First a little about myself. I have been investing in the markets for over 25 years. Initially starting as many of us do with collective funds such as units trusts and investment trusts. The graduation than followed to owning individual stocks which to a large extent was naturally driven by the privatisation of the water industry. I started by owning a relatively small number of shares in each water company many of which I sold far too early; my first mistake! Having got the taste for such things, I took my maximum allocation of every share save facility with my own particular water company; easy money! I was, after all, a great investor, really smart, how could I go wrong?
The years progressed and into the late 1990’s the money kept rolling albeit at a relatively modest wedge, but hey this was easy money at 20% to 40% a year as I invested in lot’s of fashionable technology stocks, maybe I should give up work and do this full time I thought for a fleeting moment. Thankfully I did not give up work although during the dotcom bubble many ill-fated folk did. The bubble burst and many technology stocks started to fall over the cliff in early 2000. My PEP investment which had grown so rapidly over the previous three or four years now started to be hit and my proud profits began to decrease. Fortunately I sold the great majority of my technology stocks whilst they were still in good profit and lived to fight another day which is more than I can say for a couple of friends who remained very loyal to the likes of Dataflex & DCS and sank with them to the bottom of the investment lake. My profits after the end of the technology bubble were still very good even if they had fallen from their crazy peak of February 2000.
After the dotcom bubble, I continued investing but as I had been scorched a little, went with high yielding stocks. The ride was not always smooth but I was making some modest returns and not losing money. The happy times continued post the Baghdad bounce and my high yield portfolio became stuffed full of stocks that could broadly be classed as belonging to the financial sector which I grew to love. Mistake number two: never ever fall in love with a stock, it just can’t love you back. Well, we all know what happened with the banking crisis and the previously scorched fingers got scorched again. The hit was fairly hard and managed to wipe out much of the profits made in earlier years.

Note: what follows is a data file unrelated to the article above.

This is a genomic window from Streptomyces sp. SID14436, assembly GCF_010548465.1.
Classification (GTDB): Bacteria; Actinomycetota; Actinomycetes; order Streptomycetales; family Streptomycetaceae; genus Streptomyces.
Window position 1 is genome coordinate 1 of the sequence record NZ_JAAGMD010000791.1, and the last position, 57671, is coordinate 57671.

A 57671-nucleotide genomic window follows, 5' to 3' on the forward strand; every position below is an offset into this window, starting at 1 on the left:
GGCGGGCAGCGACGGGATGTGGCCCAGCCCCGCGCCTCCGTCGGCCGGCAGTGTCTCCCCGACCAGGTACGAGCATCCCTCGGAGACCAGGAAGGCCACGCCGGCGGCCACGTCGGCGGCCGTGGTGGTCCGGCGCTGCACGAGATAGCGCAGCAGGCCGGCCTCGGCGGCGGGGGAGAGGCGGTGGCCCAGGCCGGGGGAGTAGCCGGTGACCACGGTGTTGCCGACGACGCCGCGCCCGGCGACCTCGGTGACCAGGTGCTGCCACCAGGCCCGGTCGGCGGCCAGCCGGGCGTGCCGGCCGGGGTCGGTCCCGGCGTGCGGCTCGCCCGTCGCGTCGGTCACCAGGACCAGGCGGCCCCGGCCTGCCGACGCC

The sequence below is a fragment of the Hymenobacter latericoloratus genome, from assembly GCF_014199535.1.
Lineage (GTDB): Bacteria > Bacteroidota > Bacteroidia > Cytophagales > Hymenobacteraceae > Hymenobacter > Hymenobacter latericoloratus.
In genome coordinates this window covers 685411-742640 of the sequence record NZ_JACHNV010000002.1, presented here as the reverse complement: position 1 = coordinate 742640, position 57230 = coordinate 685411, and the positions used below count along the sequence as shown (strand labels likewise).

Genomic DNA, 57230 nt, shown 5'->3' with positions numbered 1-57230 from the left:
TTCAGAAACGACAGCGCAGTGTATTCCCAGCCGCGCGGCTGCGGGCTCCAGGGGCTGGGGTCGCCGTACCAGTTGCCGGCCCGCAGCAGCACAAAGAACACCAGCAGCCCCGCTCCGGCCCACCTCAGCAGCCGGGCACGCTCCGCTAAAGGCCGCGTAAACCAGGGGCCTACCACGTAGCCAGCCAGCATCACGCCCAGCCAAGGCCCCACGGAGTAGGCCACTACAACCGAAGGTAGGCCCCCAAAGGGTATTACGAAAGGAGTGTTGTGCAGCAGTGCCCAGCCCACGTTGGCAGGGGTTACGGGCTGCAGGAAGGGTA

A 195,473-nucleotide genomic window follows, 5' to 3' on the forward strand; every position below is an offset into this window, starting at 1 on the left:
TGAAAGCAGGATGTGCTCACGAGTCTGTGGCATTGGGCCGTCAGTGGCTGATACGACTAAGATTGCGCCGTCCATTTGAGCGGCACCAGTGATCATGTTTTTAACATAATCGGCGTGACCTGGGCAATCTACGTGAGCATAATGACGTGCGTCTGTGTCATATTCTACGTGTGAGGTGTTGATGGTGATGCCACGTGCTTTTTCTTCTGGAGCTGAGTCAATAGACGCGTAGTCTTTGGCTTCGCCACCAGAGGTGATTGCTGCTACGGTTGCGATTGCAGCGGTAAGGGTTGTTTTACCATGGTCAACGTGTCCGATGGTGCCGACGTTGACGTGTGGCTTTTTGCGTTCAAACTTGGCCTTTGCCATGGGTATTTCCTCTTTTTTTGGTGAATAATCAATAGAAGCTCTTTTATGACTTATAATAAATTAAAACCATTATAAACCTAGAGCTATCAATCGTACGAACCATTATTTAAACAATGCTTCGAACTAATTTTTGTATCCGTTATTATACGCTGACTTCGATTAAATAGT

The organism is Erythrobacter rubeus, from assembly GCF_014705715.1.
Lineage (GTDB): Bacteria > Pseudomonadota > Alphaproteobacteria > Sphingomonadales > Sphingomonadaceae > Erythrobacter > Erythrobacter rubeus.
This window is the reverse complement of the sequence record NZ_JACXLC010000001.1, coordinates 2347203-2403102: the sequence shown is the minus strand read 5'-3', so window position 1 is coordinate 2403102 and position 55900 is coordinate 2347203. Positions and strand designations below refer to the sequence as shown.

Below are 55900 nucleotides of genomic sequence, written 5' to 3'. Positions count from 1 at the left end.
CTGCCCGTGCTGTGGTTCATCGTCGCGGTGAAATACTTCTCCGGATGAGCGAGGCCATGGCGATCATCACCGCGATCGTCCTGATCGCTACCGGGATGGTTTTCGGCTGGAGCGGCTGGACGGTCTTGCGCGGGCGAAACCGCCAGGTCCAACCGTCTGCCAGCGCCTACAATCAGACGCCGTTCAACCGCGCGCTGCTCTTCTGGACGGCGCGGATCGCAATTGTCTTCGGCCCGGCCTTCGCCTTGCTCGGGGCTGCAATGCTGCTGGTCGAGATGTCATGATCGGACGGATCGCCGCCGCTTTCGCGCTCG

After the financial crisis that gripped the globe, I continued to invest but with more diversification in mostly sound business that actually made money instead of offering promises to make money at some time in the future. The important word in the last sentence is mostly; unfortunately, I still had a gambling instinct residing in me that I needed to indulge with a tiny percentage of my portfolio.; how else can I explain my investment in RusPetro a company smiled upon by Vladimir Putin.
As you can see after many years of learning from both good and bad experience, I arrived where I am today. Hopefully a mature and more sensible investor who realises that the way to make money in the stock market is not a sprint but more of a gentle jog minimising the potential potholes on the way. I screen stocks using criteria that I see as desirable but more of that later; you could say I whittle away at the stocks listed on the LSE until I have something worth looking at hence the name Stock Whittler.
As you can gather from my cartoon, I absolutely detest the ramping that goes on within bulletin boards and don't touch the most discussed stocks on bulletin boards with a bargepole.
As for the future, my intention is to keep an ongoing account or diary of my stock market thoughts, each buy, each sale and my reasoning for action. At the moment, I plan to update my blog possibly every two weeks or more frequently if I have something hopefully interesting to say.